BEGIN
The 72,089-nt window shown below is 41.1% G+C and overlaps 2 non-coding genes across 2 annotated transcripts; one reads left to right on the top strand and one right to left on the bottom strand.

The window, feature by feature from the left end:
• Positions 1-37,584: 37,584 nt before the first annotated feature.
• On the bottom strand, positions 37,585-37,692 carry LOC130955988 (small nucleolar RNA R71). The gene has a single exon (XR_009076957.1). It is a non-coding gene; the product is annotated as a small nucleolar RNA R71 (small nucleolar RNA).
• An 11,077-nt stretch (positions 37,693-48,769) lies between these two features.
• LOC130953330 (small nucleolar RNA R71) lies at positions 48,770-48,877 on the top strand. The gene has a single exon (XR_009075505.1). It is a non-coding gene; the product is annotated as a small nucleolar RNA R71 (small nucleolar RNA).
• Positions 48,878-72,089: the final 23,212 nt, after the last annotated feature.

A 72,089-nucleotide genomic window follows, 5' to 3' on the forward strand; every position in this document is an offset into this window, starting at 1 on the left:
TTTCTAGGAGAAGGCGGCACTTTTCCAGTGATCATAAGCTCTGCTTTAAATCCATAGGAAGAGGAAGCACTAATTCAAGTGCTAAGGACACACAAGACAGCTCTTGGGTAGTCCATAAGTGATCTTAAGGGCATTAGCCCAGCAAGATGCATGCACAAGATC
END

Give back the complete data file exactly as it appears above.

The 72,089-nt window shown below is 41.1% G+C and overlaps 2 non-coding genes across 2 annotated transcripts; one reads left to right on the top strand and one right to left on the bottom strand.

The window, feature by feature from the left end:
• Positions 1-37,584: 37,584 nt before the first annotated feature.
• On the bottom strand, positions 37,585-37,692 carry LOC130955988 (small nucleolar RNA R71). The gene has a single exon (XR_009076957.1). It is a non-coding gene; the product is annotated as a small nucleolar RNA R71 (small nucleolar RNA).
• An 11,077-nt stretch (positions 37,693-48,769) lies between these two features.
• LOC130953330 (small nucleolar RNA R71) lies at positions 48,770-48,877 on the top strand. The gene has a single exon (XR_009075505.1). It is a non-coding gene; the product is annotated as a small nucleolar RNA R71 (small nucleolar RNA).
• Positions 48,878-72,089: the final 23,212 nt, after the last annotated feature.

A 72,089-nucleotide genomic window follows, 5' to 3' on the forward strand; every position in this document is an offset into this window, starting at 1 on the left:
TTTCTAGGAGAAGGCGGCACTTTTCCAGTGATCATAAGCTCTGCTTTAAATCCATAGGAAGAGGAAGCACTAATTCAAGTGCTAAGGACACACAAGACAGCTCTTGGGTAGTCCATAAGTGATCTTAAGGGCATTAGCCCAGCAAGATGCATGCACAAGATC